American International Group Inc. has won a strong base in bank distribution of fixed annuities, a bigger domestic life insurance business, and entry into consumer finance by defeating Prudential PLC in the bidding war for American General Corp.

American General “fits us hand in glove,” said Maurice “Hank” Greenberg, chairman and chief executive officer of New York-based AIG. “It gives us retirement savings and a bigger stake in U.S. life” insurance.

Distribution and cross-selling opportunities created by the deal will “benefit all parts of the business,” Mr. Greenberg said.

He said he expects to wring pretax savings of about $400 million out of the combined operation in the first year after the purchase, which is scheduled to take place in three to four months.

The $23 billion stock deal was announced early Friday. American General also paid the London insurer a $600 million breakup fee.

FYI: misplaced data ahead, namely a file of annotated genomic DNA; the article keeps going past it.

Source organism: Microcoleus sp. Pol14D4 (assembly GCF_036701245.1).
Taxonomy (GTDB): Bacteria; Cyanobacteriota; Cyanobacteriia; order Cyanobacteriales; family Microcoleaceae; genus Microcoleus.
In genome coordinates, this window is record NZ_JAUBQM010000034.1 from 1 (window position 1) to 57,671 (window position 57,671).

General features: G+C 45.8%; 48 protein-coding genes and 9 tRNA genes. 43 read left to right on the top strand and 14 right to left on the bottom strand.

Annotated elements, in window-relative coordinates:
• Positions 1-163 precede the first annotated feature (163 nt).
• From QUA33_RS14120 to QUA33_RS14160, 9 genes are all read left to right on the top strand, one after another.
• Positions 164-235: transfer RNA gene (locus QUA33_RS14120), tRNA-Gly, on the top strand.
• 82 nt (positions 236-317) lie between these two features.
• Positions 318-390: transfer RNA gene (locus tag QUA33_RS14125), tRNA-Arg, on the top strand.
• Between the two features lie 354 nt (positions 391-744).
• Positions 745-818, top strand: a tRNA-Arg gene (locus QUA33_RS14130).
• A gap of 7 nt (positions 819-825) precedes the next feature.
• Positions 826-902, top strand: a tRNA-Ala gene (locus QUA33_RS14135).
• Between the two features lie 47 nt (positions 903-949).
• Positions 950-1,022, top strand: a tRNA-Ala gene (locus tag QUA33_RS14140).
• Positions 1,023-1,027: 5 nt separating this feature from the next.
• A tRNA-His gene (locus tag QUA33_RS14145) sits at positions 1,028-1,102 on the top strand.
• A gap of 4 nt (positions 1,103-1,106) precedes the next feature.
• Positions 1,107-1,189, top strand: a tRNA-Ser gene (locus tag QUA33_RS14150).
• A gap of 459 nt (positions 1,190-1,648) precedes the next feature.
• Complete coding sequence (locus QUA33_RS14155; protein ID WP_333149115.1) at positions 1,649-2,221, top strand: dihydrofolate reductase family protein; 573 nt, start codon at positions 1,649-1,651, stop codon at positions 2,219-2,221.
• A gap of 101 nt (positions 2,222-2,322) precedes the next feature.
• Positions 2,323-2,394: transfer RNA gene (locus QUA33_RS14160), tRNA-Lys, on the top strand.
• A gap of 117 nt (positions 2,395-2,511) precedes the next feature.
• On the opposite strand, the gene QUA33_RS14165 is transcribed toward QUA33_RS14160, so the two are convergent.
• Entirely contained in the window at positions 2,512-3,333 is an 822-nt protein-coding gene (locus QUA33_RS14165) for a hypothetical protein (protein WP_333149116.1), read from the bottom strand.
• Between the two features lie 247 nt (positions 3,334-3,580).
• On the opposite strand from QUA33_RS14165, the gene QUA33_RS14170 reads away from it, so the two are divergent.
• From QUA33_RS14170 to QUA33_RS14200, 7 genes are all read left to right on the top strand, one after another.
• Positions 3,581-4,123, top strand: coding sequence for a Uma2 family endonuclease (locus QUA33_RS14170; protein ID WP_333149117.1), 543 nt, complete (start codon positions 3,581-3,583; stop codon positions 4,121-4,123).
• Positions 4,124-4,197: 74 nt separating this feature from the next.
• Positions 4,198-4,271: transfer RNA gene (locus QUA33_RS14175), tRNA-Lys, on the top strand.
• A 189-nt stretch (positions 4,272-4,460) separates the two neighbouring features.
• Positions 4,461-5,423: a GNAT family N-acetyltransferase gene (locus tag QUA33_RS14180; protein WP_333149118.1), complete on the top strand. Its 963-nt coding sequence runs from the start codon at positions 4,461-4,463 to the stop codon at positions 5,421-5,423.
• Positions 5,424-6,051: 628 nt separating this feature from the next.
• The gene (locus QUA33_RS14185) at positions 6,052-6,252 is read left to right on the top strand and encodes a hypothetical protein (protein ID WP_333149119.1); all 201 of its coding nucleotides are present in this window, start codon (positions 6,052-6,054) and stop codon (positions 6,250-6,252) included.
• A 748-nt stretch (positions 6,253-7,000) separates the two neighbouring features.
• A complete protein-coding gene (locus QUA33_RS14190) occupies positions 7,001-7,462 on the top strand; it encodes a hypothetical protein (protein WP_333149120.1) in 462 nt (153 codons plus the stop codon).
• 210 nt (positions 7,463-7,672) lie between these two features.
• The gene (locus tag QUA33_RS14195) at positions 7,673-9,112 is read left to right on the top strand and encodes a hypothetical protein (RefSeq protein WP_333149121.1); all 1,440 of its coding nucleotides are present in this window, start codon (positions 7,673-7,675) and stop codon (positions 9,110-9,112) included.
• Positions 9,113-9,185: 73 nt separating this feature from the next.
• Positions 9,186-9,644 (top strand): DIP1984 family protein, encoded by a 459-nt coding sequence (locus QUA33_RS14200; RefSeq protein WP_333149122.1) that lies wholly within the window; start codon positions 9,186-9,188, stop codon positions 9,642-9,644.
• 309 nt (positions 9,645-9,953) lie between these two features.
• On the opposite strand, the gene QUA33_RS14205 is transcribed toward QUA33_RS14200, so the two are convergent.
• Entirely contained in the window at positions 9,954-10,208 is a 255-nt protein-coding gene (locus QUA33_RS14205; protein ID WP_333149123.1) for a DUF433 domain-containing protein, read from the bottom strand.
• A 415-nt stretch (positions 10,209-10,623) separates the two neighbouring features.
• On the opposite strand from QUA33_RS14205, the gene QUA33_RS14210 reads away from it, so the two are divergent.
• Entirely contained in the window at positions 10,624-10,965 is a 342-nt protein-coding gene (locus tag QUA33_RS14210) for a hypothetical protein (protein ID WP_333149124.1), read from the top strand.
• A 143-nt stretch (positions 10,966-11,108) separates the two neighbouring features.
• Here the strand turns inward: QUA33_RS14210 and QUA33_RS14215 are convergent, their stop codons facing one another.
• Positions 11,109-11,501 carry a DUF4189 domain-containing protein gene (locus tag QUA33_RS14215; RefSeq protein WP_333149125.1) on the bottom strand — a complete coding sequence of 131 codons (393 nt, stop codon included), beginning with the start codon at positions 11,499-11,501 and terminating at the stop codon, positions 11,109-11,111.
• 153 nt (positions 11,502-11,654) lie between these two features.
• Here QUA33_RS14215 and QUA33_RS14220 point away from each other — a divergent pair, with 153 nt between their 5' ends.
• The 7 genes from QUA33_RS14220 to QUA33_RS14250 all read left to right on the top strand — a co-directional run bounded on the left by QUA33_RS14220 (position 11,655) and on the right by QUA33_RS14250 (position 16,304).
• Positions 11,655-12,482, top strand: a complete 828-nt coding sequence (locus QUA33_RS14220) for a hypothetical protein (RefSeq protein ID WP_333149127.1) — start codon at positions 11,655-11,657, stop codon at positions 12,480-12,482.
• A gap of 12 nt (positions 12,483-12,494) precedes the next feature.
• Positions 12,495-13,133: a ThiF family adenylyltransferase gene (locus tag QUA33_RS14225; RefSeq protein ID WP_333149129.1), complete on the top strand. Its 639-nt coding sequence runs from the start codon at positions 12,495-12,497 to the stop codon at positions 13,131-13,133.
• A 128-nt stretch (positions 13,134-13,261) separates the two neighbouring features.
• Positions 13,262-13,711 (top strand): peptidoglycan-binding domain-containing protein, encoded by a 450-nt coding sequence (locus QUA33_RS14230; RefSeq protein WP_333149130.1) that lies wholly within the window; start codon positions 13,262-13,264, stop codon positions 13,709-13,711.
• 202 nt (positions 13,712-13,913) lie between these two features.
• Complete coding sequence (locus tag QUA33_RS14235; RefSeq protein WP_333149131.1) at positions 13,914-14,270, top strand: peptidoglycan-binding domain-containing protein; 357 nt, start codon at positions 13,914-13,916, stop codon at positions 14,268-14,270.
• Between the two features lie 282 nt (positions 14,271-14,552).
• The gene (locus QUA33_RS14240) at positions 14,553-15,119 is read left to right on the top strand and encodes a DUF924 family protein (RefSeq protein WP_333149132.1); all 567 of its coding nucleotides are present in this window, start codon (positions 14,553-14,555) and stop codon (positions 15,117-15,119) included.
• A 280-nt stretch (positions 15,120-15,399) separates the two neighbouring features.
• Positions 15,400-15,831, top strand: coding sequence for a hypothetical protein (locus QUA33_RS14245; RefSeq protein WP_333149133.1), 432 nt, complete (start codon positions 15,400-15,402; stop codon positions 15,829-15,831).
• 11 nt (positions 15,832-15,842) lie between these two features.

Robert M. Devlin, American General’s CEO and chairman, said he looks forward to taking advantage of the broker-dealer distribution network of AIG’s SunAmerica Inc.’s variable annuities.

“We see this as an excellent fit, an opportunity to build on our annuity asset accumulation,” Mr. Devlin said.

Last year the two companies had a combined $15 billion of annuity deposits, 40% more than their nearest competitor, he said. “This is also a great opportunity to strengthen our market position.”

Colin Devine, an equity analyst at Citigroup Inc.’s Salomon Smith Barney in New York, said the deal has great cross-selling opportunities.

“It’s safe to say that AIG was a nonfactor in the U.S. life business, while AG is the fifth-biggest life insurer in the U.S.,” he said. “SunAmerica is going to be able to sell American General’s variable life products through its broker/dealer network. SunAmerica is also going to be able to take advantage of American General’s relationships with banks and sell variable annuities. Let’s be honest, SunAmerica didn’t get very far selling the products through banks before.”

Joseph Correnti, director of research at Wayne Hummer Investments, a Chicago retail investment company, said AIG will increase its business the most in consumer finance.

“AIG has no presence in consumer finance — there will be no overlap,” Mr. Correnti said.

Mr. Greenberg said American General’s headquarters would remain in Houston.

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